People who work at nail salons are usually called manicurists. But when it comes to more skilled manicurists engaged in some complicated and refined method of manicuring, they are often called nail technicians. Although manicurists have worked in barbershops and beauty salons since the early 20th century, they typically served only the well-to-do. However, by the 1990s, dramatic changes were plainly visible as Korean and Vietnamese women (and increasing numbers of men) came to dominate the nail industry, transforming the manicures and pedicures into a mass market phenomenon that caters to women and some men across class and race boundaries.
For most of the 20th century, work culture and popular culture have cast manicurists as the least-skilled and least respected worker on the beauty shop floor. In films, the manicurists played the profoundly working-class, dimwitted gossip mongers who could not even do hair. In barbershops, the manicurist was often the only woman; she was hired and placed in the front window to attract a male clientele interested in something other than a shave and a haircut. In part, manicurists’ assumed servitude reflected class distinctions that were often more abrupt than the divisions between hairdressers and their patrons. Until the very late 20th century, manicures were a luxury associated with society ladies and the country club set or a very special occasion. In the 1980s and ’90s, nail salons began to appear everywhere, including working-class neighborhoods and business districts where now immigrant-owned and operated salons provided quick, inexpensive manis and pedis that could be had on the way home from work, during lunch, or while shopping. Nails salons also offered more than shape and color, but intricate designs and massages that pampered and pleased a new working and middle-class clientele. Despite the democratization of the services, xenophobia and racism have often mitigated the intimacy of touch and conversation and thus potential relationships between the nail tech and patron, and thus prevented her from attaining status as a skilled artisan.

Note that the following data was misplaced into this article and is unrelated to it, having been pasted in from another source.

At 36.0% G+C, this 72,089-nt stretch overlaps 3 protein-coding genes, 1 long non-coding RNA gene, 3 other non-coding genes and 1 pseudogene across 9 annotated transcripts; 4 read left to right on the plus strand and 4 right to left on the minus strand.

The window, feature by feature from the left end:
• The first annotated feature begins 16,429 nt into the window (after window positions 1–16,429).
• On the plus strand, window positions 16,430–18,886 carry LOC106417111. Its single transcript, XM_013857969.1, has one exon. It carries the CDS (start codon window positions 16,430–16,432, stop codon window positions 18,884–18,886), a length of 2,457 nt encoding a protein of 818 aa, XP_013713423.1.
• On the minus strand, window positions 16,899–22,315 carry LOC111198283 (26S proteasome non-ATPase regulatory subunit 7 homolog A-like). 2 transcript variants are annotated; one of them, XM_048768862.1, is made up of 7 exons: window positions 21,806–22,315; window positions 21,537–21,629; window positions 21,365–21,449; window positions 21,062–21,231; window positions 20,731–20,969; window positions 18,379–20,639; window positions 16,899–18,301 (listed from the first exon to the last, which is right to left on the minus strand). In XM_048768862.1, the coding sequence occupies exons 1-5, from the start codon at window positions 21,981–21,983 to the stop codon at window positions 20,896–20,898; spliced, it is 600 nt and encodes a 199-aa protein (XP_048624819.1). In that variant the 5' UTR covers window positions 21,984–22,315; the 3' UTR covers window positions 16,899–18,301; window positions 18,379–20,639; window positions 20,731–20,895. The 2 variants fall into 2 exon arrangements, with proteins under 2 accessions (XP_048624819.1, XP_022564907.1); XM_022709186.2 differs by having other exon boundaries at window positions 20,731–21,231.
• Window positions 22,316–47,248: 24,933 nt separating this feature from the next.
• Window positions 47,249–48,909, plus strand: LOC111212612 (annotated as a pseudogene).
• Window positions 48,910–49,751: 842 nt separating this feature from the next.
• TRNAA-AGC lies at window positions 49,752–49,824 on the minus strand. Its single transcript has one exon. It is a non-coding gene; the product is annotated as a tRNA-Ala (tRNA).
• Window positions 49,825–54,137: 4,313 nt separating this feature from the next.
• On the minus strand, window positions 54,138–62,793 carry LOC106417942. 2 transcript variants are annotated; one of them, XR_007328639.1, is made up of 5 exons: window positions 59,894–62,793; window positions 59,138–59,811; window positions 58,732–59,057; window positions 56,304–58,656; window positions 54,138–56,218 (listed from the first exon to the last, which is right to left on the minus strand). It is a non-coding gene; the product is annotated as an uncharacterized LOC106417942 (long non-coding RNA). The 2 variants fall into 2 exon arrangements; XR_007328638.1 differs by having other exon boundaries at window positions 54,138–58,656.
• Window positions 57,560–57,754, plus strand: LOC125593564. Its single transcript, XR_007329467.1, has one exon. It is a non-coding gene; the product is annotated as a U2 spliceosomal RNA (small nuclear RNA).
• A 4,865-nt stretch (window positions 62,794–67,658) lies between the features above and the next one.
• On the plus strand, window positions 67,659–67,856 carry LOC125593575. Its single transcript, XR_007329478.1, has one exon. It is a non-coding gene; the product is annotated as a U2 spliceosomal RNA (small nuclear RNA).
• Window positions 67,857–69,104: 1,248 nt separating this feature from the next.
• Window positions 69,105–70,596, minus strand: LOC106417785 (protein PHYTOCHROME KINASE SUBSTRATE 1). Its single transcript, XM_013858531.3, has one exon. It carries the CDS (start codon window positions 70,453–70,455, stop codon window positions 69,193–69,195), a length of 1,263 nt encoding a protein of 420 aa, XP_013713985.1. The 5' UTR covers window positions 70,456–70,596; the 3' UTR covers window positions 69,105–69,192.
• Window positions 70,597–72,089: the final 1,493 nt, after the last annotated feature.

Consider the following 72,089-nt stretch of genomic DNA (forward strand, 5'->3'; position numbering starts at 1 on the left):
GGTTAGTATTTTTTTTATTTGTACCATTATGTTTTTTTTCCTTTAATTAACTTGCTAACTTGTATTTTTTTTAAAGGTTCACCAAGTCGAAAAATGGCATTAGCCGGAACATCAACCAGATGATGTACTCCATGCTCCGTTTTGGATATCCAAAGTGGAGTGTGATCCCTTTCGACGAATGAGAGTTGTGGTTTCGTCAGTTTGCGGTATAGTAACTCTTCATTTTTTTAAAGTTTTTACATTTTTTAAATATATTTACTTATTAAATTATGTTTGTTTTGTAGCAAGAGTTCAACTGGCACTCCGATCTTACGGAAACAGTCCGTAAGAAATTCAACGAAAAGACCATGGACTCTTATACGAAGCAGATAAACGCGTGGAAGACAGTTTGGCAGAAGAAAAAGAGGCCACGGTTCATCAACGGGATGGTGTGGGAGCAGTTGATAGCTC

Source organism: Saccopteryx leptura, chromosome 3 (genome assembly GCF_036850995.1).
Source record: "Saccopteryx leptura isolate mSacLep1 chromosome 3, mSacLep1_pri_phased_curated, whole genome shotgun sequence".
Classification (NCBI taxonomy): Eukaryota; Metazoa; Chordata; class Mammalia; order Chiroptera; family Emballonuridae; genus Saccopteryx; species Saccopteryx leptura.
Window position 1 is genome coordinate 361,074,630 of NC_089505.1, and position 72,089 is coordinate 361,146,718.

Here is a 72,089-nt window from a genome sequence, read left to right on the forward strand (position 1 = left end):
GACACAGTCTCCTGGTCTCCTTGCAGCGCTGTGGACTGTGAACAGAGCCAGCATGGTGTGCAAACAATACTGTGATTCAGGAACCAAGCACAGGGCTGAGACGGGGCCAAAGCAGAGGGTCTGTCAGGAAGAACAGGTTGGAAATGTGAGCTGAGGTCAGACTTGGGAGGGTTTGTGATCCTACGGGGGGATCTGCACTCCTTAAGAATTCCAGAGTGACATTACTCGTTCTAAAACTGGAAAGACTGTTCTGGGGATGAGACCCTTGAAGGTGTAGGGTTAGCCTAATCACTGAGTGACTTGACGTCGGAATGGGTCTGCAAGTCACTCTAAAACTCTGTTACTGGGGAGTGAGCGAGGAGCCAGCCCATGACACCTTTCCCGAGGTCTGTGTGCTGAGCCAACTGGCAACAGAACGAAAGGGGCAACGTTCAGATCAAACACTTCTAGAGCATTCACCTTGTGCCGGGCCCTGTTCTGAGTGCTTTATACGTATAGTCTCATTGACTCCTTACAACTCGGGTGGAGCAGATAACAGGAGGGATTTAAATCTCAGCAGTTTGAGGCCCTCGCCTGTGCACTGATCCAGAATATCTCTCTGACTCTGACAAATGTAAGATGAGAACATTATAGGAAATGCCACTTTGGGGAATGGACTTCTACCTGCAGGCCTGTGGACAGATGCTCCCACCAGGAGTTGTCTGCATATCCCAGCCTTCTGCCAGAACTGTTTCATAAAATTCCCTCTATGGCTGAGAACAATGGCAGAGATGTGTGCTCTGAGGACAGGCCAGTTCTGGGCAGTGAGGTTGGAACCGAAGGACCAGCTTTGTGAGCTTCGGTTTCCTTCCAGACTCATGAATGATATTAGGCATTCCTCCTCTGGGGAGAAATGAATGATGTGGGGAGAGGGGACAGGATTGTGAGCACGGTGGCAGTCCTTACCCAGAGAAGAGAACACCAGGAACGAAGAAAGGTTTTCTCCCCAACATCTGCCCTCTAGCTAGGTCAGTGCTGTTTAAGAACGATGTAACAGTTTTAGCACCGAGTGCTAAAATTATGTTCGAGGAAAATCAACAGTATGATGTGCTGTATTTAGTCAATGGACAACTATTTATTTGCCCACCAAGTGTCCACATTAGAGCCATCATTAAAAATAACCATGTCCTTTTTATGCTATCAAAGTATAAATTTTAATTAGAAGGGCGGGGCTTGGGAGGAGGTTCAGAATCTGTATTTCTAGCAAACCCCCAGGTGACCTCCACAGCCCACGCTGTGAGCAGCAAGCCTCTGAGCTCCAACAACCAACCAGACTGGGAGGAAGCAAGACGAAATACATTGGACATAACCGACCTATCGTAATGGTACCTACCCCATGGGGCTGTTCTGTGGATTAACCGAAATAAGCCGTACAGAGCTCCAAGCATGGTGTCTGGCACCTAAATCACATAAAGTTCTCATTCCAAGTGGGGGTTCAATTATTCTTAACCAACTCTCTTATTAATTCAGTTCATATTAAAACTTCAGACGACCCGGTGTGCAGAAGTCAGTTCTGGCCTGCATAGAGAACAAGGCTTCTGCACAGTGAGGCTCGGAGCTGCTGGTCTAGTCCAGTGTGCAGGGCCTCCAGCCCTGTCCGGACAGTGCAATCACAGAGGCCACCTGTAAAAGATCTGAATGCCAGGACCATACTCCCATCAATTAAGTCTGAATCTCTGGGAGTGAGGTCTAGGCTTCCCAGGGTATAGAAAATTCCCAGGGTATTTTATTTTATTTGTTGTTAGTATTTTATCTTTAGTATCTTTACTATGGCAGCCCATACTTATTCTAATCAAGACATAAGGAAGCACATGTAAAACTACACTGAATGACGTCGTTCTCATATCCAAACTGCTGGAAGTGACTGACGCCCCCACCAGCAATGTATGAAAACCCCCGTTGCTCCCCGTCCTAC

Contradictions In Body-Related Labor
Korean and Vietnamese women who work in nail salons tend to be recent immigrants with limited English proficiency and job skills. Some of them are college graduates and were professionals in their homeland prior to immigration to the United States. In New York, for example, Korean manicurists often enter into a line of work that is at first entirely unfamiliar, since they were not only oblivious to the existence of nail salons but also could not have imagined providing pedicures could be a line of work. Korean culture generally looks disparagingly at nail salon work because it involves intimate physical contact with another person’s body. Such body work is considered shameful and humiliating, as in the metaphor “lowering oneself to cleanse another’s feet sat on the throne-like pedicure chair.” Polishing one’s nails with colorful enamel also threatens the dictates of tradition. Despite the foreign terrain of nail work, immigrant women and men have managed to carve out a formidable wedge in the beauty industry through the establishment of nail salons. Immigrant manicurists have both creatively (voluntary) and disgracefully (involuntary) come to participate in a body-related service sector in a foreign country.
The physical contact between manicurists and customers of diverse backgrounds evokes intense feelings among manicurists. Manicurists occupy an awkward position straddling the requirements of their job and the cultural narratives about body-related labor. This skin ship—serving their clients in close physical proximity, touching their hands, feet, and often other parts of the body—contributes to the formation of relationships between manicurists and women of other ethnic identities. In an attempt to synthesize these conflicting relations, the concepts eye to eye and nail to nail reveal two dimensions of interaction between the immigrant manicurists and their clients that are not separate but overlap to form complex relationships.